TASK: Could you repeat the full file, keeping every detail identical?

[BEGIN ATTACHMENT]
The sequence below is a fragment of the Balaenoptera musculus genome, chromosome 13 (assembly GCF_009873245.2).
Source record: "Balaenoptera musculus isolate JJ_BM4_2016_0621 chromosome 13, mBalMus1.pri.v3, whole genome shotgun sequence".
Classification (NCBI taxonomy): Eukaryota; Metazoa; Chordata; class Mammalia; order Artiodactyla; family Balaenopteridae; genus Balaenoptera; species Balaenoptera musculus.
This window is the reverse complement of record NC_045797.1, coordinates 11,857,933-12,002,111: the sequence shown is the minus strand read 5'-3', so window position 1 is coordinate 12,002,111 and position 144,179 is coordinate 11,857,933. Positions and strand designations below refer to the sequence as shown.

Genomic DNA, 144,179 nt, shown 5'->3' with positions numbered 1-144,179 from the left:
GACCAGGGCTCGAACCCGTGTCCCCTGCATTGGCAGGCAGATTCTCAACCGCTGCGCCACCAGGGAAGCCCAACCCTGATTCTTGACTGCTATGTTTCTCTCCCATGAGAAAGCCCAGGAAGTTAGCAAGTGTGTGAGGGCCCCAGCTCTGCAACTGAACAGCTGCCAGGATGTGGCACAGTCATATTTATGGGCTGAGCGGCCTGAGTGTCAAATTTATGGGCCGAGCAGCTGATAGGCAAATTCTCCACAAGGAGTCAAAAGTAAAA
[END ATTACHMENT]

The sequence below is a fragment of the Balaenoptera musculus genome, chromosome 13 (assembly GCF_009873245.2).
Source record: "Balaenoptera musculus isolate JJ_BM4_2016_0621 chromosome 13, mBalMus1.pri.v3, whole genome shotgun sequence".
Classification (NCBI taxonomy): Eukaryota; Metazoa; Chordata; class Mammalia; order Artiodactyla; family Balaenopteridae; genus Balaenoptera; species Balaenoptera musculus.
This window is the reverse complement of record NC_045797.1, coordinates 11,857,933-12,002,111: the sequence shown is the minus strand read 5'-3', so window position 1 is coordinate 12,002,111 and position 144,179 is coordinate 11,857,933. Positions and strand designations below refer to the sequence as shown.

Genomic DNA, 144,179 nt, shown 5'->3' with positions numbered 1-144,179 from the left:
GACCAGGGCTCGAACCCGTGTCCCCTGCATTGGCAGGCAGATTCTCAACCGCTGCGCCACCAGGGAAGCCCAACCCTGATTCTTGACTGCTATGTTTCTCTCCCATGAGAAAGCCCAGGAAGTTAGCAAGTGTGTGAGGGCCCCAGCTCTGCAACTGAACAGCTGCCAGGATGTGGCACAGTCATATTTATGGGCTGAGCGGCCTGAGTGTCAAATTTATGGGCCGAGCAGCTGATAGGCAAATTCTCCACAAGGAGTCAAAAGTAAAA